University of Cambridge

We all now know about R, but sometimes it can be good to consider another number: the growth rate of an epidemic.

Mathematical models can help the nation return to (some sort of) normality.

Mathematicians are helping to develop an AI tool to help with diagnosing COVID-19 and making prognoses for infected patients.

How far can virus-carrying droplets fly in different environments — from buses to supermarkets? Maths can provide some answers.

We explore why you need to be extremely careful when combining the reproduction ratios of a disease in different settings, such as hospitals and the community.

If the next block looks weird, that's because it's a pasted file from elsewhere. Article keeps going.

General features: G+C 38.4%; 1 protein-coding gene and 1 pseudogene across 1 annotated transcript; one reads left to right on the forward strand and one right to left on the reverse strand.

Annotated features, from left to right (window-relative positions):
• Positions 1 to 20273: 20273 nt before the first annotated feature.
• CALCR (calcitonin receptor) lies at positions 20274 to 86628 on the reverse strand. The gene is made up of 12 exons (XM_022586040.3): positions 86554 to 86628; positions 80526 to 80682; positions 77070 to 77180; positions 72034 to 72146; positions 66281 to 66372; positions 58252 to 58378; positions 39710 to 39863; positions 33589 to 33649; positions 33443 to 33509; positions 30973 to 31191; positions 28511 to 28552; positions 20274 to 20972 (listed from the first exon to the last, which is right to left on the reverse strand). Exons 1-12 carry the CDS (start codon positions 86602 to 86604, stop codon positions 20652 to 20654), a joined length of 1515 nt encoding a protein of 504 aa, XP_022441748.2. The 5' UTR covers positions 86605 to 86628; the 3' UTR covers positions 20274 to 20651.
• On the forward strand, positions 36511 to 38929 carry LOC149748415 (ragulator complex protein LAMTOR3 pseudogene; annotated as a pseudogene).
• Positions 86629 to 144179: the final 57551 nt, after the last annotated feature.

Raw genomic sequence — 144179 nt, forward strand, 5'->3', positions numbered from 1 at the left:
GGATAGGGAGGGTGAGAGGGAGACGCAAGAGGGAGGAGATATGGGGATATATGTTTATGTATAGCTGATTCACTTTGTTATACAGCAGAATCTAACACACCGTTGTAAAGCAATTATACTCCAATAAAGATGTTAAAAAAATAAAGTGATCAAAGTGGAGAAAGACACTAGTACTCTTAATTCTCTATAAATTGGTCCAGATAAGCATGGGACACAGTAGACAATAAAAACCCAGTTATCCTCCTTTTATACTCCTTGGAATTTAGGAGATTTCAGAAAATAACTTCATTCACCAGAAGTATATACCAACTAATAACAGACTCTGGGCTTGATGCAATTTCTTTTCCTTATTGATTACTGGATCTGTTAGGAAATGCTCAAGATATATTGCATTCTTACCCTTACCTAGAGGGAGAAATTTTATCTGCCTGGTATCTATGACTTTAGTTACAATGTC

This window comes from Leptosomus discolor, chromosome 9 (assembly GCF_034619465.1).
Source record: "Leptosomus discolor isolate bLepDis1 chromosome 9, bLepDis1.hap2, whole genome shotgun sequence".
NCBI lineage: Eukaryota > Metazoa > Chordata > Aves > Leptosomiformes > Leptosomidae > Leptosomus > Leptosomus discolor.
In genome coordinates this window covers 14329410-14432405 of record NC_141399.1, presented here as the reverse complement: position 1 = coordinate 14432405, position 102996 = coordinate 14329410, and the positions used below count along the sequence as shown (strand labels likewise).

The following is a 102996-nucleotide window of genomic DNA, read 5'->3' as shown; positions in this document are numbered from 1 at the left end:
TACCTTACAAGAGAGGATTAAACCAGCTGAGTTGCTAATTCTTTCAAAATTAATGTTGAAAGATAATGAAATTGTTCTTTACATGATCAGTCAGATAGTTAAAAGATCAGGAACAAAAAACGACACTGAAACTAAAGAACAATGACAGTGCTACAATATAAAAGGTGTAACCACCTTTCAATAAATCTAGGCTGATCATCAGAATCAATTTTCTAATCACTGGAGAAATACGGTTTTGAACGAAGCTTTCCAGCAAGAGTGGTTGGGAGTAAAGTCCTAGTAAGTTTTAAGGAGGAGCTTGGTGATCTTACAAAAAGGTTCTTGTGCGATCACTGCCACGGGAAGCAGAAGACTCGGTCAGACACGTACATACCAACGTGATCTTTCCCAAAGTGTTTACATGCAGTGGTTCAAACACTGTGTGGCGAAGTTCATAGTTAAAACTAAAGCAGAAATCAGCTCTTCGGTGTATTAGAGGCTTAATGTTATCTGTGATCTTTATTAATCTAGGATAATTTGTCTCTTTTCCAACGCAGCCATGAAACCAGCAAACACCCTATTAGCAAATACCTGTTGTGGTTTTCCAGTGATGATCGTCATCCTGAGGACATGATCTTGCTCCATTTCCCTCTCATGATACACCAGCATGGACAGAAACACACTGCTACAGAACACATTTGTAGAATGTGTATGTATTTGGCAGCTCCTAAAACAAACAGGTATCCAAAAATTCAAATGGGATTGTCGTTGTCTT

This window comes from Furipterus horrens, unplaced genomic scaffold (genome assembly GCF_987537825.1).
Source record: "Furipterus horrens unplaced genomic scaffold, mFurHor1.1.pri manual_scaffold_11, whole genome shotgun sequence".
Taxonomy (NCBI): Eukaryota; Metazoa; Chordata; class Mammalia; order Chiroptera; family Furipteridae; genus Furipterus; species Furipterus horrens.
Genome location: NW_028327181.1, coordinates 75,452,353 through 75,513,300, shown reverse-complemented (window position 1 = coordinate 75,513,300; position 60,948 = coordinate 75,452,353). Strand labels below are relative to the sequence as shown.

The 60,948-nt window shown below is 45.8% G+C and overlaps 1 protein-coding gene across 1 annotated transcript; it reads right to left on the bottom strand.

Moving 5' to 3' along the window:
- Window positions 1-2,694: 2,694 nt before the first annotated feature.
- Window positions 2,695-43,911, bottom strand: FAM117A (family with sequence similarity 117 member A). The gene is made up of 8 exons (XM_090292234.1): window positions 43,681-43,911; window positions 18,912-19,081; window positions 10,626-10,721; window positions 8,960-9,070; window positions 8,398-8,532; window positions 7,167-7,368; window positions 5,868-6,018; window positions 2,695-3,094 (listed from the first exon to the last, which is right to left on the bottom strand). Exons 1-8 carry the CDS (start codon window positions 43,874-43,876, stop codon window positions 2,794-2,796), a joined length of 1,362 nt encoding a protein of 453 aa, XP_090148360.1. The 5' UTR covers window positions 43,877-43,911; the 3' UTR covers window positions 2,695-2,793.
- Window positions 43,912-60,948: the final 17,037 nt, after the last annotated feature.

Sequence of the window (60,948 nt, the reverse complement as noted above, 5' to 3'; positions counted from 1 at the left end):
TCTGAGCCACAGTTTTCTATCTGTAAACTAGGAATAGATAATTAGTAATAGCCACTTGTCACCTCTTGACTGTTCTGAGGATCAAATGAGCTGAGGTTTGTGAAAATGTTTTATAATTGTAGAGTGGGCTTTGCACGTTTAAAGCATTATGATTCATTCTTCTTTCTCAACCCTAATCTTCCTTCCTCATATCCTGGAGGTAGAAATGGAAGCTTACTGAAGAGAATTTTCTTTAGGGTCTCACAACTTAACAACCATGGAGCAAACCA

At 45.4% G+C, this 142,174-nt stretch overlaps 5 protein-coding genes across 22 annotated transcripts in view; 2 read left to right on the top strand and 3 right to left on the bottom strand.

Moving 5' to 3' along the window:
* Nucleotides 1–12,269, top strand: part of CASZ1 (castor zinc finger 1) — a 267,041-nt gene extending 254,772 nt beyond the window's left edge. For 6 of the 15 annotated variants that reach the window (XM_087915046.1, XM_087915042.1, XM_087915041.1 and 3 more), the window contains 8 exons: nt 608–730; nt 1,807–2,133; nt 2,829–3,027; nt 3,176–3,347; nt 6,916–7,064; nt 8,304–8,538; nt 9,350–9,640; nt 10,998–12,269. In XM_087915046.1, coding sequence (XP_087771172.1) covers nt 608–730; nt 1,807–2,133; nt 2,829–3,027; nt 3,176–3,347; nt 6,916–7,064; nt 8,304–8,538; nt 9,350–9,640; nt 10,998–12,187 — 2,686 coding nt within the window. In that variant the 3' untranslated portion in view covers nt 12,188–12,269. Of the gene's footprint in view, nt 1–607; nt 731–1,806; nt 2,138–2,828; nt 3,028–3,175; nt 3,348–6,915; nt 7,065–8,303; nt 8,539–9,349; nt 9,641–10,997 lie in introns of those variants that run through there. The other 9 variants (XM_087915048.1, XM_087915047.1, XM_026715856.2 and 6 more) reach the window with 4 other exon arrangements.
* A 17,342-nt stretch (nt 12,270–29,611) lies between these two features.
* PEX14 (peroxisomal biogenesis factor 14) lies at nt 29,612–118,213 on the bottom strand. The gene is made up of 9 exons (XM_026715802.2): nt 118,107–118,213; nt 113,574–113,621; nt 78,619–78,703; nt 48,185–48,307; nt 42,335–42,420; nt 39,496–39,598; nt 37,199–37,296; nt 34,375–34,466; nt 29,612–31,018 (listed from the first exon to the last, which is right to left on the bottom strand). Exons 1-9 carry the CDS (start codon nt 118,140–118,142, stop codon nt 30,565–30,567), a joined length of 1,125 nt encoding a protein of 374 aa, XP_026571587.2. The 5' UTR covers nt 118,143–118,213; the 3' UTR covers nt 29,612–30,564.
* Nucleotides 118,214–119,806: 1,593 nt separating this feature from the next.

How do people in different countries feel about the COVID-19 pandemic and the measures taken by their governments?

How do mathematical models of COVID-19 work and should we believe them? We talk to an epidemiologist, who has been working flat out to inform the government, to find out more.

David Spiegelhalter, expert in risk and evidence communication, tells us how well the UK government has done so far communicating about Covid-19.

Spencer Becker-Kahn explains what minimal surfaces are and why he likes them.

For over 250 years minimal surfaces have been playing hide and seek with mathematicians. But what are they and why are they interesting?